Lark online retail store specialises in designer homeware and giftware. Lark founders, Alison Jones and Paul Mathews moved from the United Kingdom to Daylesford in Victoria to give their small family an Australian country lifestyle. The possibility of finding corporate jobs in a small town was limited, so they decided to start their own business using their marketing skills and passion for great design.
Otway Artisan Gluten Free Bakery explored options to expand its small business by creating an online presence. Owner and baker Justin Garner embarked on the project with a vision that the new website would be the shopfront of the small bakery and that customers would buy and pay for the product through the site, allowing him to focus on his passion, baking bread.
The Digital Business website has seen steady year-on-year user growth. The focus in 2014–15 included promotional activities to help increase awareness of the website and increase stakeholder engagement. As a result, audience engagement with digitalbusiness.gov.au has continued to grow. The average visits increased by 39 per cent on the previous financial year. These visits resulted in more than 327,317 page views over the year, an increase of 19.63 per cent on the previous year.
Digital Business Kits Programme
Nine industry peak bodies were funded to develop online Digital Business Kits. These provide tailored and industry-specific information resources to help SMEs and NFPs use digital platforms to transition their businesses into the digital age and realise the benefits of high-speed broadband. The industry sectors and peak bodies funded to develop and implement the kits were:
- Manufacturing—Australian Industry Group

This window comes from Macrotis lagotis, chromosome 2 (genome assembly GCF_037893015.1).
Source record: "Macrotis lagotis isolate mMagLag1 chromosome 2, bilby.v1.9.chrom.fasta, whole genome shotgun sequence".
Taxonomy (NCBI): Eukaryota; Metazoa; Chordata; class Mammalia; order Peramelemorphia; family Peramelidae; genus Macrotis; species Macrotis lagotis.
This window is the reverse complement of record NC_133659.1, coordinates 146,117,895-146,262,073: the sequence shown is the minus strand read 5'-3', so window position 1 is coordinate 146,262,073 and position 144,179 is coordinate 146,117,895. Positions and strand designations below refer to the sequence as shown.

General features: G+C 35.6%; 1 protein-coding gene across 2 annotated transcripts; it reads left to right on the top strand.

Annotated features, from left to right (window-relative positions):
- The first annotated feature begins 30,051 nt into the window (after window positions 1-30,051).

- Retail—National Retailers’ Association
- Healthcare services—The Royal Australian College of General Practitioners
- Hospitality—Restaurant and Catering Australia
- Construction—Master Electricians Association
- Professional services—Australian Services Roundtable
- Early childhood education and care—Early Childhood Australia/li>
- Community and social services—Australian Council of Social Services
- Arts, recreation and education services—Australian Communications Consumer Action Network
Each kit is hosted on the relevant industry website and contains a series of modules on various subjects. These modules take many forms including video case studies, step-by-step tutorials, interactive webinars, blogs and printed resource materials. Each of the nine kits went live during 2014. Since then the kits have reported a significant increase in unique users to their websites.
The Digital Hubs Programme ended on 30 June 2015. Operating in 40 communities since 2012, it had provided a place where people could go to get help to improve their digital literacy skills by attending free group training, or seeking one-on-one assistance.
Qualified trainers worked in the Digital Hubs to provide practical advice and demonstrate new technology enhanced by high-speed broadband, for people of all skill levels and experience. Participants provided very positive feedback through an online evaluation form. Over 93 per cent told us they were satisfied with the standard of training and that the content was useful.